How Cropping Tobacco Was My First Lesson On Taxes & Stimulus 2.0 Bullet Points – Finger Financial Five #12

“The hardest thing in the world to understand is the income tax.”
-Albert Einstein

My first job taught me the difference between taxable and tax-free income. I was a teenager cropping tobacco in the South Carolina summer heat at a farm outside Mullins. Sun up to sun down, with a break for 2 hotdogs, a pack of nabs, and a Coke for lunch, which cost a total of one dollar at Zion grocery. I got paid $25/day tax free. Using quick math on those long summer days, I was getting just over $2/hour.

Minimum wage at the time, was $3.25. After a month in the fields, I switched to a summer job at Myrtle Beach Grand Prix for the obvious pay raise. To my surprise, I saw TAXES taken from my paycheck for the first time. I still got paid more AFTER TAX than cropping tobacco….and the work was a lot more fun.

Taxes are a financial headwind, like swimming upstream or dragging an anchor.   The idea is to reduce the TAX DRAG. Good financial planning goes hand in hand with good tax planning.

With the government pumping tons of stimulus money into the economy and a new administration taking office, now more than ever, good planning can pay good dividends. So, what does that really mean?

Have an advisor that works WITH your CPA. Together they can see your whole picture and decide which options are best going forward.
Some questions that may come up are:

  1. Do you qualify for a Health Savings Account?
  2. Are you contributing to the proper retirement account?  Should it be ROTH or Traditional 401k? Something else?
  3. Should you take some tax losses, if so, how much?
  4. Take some tax gains???  Yes, that is a thing.
  5. Can you get a better AFTER-TAX yield with taxable or tax free fixed income?  Like cropping tobacco vs. Grand Prix job.
  6. ROTH conversion a good idea for you?
  7. What Social Security options would be best for you?
  8. Would a 529 plan be best for educational expenses?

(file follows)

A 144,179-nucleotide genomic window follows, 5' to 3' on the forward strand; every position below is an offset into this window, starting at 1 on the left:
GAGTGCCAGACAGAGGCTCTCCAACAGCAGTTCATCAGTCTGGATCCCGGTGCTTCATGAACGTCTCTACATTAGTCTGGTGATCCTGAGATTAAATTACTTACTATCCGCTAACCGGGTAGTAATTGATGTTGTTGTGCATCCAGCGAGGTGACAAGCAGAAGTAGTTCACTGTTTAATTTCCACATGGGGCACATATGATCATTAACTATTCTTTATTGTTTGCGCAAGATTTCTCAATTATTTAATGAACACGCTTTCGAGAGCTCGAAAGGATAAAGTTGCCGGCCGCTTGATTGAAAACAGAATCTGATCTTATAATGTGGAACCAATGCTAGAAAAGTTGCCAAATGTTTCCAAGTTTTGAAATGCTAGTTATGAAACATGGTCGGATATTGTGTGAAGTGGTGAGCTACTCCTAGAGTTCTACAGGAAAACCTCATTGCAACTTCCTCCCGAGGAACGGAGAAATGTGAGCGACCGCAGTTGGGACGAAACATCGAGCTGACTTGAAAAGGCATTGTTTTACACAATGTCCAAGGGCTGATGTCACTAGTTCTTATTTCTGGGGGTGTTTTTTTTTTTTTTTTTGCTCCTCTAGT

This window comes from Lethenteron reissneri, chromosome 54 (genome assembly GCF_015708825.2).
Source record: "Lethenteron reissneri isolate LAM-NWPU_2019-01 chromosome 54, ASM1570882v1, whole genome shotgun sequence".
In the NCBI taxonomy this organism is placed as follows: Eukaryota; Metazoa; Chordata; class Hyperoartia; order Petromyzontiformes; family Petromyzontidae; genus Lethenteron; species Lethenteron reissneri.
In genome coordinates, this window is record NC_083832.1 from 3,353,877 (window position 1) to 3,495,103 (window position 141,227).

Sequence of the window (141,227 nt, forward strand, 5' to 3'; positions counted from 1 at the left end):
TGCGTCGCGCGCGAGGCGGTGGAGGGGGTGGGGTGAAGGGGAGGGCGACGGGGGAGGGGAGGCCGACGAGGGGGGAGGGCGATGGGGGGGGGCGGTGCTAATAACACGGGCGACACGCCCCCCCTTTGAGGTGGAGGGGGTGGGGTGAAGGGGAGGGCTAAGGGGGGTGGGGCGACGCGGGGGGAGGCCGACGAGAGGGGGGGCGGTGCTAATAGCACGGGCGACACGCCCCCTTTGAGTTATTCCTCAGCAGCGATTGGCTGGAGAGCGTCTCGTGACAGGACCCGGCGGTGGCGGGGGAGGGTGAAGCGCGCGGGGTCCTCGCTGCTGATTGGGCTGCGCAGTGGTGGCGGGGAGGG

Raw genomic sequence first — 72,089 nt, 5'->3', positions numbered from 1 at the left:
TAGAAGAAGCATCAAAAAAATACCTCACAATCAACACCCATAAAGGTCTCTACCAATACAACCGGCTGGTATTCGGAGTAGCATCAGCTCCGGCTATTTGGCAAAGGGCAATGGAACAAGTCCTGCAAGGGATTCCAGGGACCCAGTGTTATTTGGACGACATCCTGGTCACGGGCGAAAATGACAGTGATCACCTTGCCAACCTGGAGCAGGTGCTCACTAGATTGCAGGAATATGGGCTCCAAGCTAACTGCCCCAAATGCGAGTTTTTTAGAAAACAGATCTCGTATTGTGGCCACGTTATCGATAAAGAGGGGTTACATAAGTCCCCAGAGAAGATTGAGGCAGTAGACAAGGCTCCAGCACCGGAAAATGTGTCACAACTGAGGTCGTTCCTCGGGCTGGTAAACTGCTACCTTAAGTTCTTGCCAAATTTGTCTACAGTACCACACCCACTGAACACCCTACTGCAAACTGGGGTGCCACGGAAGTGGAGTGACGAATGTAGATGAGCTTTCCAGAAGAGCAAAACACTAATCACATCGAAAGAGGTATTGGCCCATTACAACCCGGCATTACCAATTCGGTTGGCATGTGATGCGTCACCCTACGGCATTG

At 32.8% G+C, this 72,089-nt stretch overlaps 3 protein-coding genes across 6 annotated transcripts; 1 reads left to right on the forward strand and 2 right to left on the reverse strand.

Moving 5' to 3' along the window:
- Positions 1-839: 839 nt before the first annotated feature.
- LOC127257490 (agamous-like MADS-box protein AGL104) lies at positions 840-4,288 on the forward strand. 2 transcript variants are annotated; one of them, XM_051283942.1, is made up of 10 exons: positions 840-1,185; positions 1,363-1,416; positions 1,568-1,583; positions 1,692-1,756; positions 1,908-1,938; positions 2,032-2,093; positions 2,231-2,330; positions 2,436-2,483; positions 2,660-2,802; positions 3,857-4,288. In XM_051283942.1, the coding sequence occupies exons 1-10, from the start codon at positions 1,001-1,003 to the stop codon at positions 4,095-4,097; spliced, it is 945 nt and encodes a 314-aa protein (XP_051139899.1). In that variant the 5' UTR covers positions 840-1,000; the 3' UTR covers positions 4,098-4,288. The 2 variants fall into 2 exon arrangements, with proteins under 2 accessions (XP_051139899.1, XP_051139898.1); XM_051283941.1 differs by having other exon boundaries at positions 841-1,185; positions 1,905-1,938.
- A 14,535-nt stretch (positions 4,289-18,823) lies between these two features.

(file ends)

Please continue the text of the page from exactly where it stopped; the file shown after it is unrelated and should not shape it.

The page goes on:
9. What is the best asset to donate to give to make the most of the current tax environment?

These are just a few of the many questions that need to be answered for proper tax planning.  And guess what?  The questions are always changing, because the rules, change.

On the lighter side, went from a 3-mile shuffle/walk Turkey Trot Thanksgiving Day, to a 10 mile slow run this past Saturday in preparation of the Myrtle Beach Marathon.  Making progress!

Hope all is well with you and your family,

Jeremy Finger, CFP®, CIMA®, CRPC®, CPFA
Founder & CEO
Wealth Management Advisor

By the way, here are a few Covid-19 Stimulus 2.0 bullet points[i]:

  1. Will you get a check? If you are single and made less than $75,000 in 2019, yes.  Married filling jointly under $150,000 yes.  If you made over this amount there are phaseouts.  If you qualify in 2020, but not on your 2019 income, you will get check when you file your taxes. Check amount is $600 currently.  This is for both tax filers and children under 17 years old.  For example, two spouses filled jointly with $140,000 income with 2 children under 17 will get $2400.
  2. No Required Minimum Distributions postpone options.  If you are over 72, you will be required to take your RMD from your qualified account in 2021.
  3. Unemployment benefits are $300/week.  Reduced from $600/week in early 2020.
  4. Deductible medical Expenses-Normally set at 10% of adjusted gross income was lowered to 7.5% in 2019.  This has been extended to 2021, so be mindful of your unreimbursed medical expenses.
  5. Return and Enhancement of the Paycheck Protection Program (PPP)- For those businesses who have yet to receive a loan under the Paycheck Protection Program, the ability to apply for ‘round one’ financing will be reopened. The qualifications and the rules for that program remain largely the same, but if you need round 2 help, other qualifications come into play.
  6. Business Meal Expense– 100% deductible in 2021 and 2022 as opposed to 50% deductibility.

Investment advice offered through Stratos Wealth Advisors, LLC, a registered investment advisor; DBA Riverbend Wealth Management.

This content is developed from sources believed to be providing accurate information and provided by Riverbend Wealth Management. The opinions voiced in this material are for general information only and are not intended to provide specific advice or recommendations for any individual. Stratos Wealth Partners and its affiliates do not provide tax, legal or accounting advice. This material has been prepared for informational purposes only, and is not intended to provide, and should not be relied on for, tax, legal or accounting advice. You should consult your own tax, legal and accounting advisors before engaging in any transaction.


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